Florida’s youth-corrections system is so poorly administered that children are assaulted by officers, denied necessary medical care and punished harshly for minor infractions, a federal report released Friday concludes.
Conditions are so severe, the U.S. Department of Justice said, that they violate the Constitution.
The Justice Department’s Civil Rights Division released a scathing 28-page report Friday on conditions at two North Florida youth prisons, the Dozier School for Boys and the Jackson Juvenile Offender Center. Though the two camps were both shut down by state juvenile-justice administrators earlier this year, the report said the state’s “failed system of oversight and accountability” likely has resulted in dangerous conditions at youth prisons throughout the state.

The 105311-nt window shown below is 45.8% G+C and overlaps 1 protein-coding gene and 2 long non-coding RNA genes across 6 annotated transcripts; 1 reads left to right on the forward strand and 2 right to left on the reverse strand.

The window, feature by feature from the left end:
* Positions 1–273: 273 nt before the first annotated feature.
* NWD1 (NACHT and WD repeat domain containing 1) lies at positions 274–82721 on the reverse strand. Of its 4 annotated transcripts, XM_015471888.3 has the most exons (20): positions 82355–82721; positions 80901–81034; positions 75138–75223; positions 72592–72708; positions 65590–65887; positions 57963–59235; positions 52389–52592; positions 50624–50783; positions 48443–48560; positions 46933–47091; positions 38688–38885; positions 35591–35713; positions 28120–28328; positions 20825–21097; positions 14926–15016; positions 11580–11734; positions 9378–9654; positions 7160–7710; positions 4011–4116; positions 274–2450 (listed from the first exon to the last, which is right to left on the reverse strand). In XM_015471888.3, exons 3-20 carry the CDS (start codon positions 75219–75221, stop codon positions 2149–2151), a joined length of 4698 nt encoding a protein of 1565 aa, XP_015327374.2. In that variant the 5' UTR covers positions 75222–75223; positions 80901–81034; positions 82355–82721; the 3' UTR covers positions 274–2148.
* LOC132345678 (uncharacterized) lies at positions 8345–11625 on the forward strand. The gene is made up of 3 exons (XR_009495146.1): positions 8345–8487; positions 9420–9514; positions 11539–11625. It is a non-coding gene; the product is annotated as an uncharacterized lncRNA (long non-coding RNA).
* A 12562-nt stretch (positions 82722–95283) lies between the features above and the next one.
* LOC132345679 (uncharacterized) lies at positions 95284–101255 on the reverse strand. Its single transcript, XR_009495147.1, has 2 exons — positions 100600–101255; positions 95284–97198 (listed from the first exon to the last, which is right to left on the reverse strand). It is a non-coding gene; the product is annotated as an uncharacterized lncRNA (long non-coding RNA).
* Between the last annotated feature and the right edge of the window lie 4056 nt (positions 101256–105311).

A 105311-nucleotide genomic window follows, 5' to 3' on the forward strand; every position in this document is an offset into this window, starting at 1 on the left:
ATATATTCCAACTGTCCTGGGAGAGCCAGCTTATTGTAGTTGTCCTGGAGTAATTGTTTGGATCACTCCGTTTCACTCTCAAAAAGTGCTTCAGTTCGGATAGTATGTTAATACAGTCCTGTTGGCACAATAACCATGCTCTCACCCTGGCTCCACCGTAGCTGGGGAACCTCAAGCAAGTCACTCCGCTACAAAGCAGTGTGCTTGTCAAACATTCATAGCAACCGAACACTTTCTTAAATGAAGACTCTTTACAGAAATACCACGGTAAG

“These conditions return youth to the community no better — and likely less-equipped to succeed than when they were first incarcerated,” Assistant Attorney General Thomas E. Perez wrote in a Dec. 1 letter to Gov. Rick Scott, adding that such practices “erode public confidence in the juvenile justice system and interfere with the state’s efforts to reduce crime.” Miami Herald story by Carol Marbin Miller here.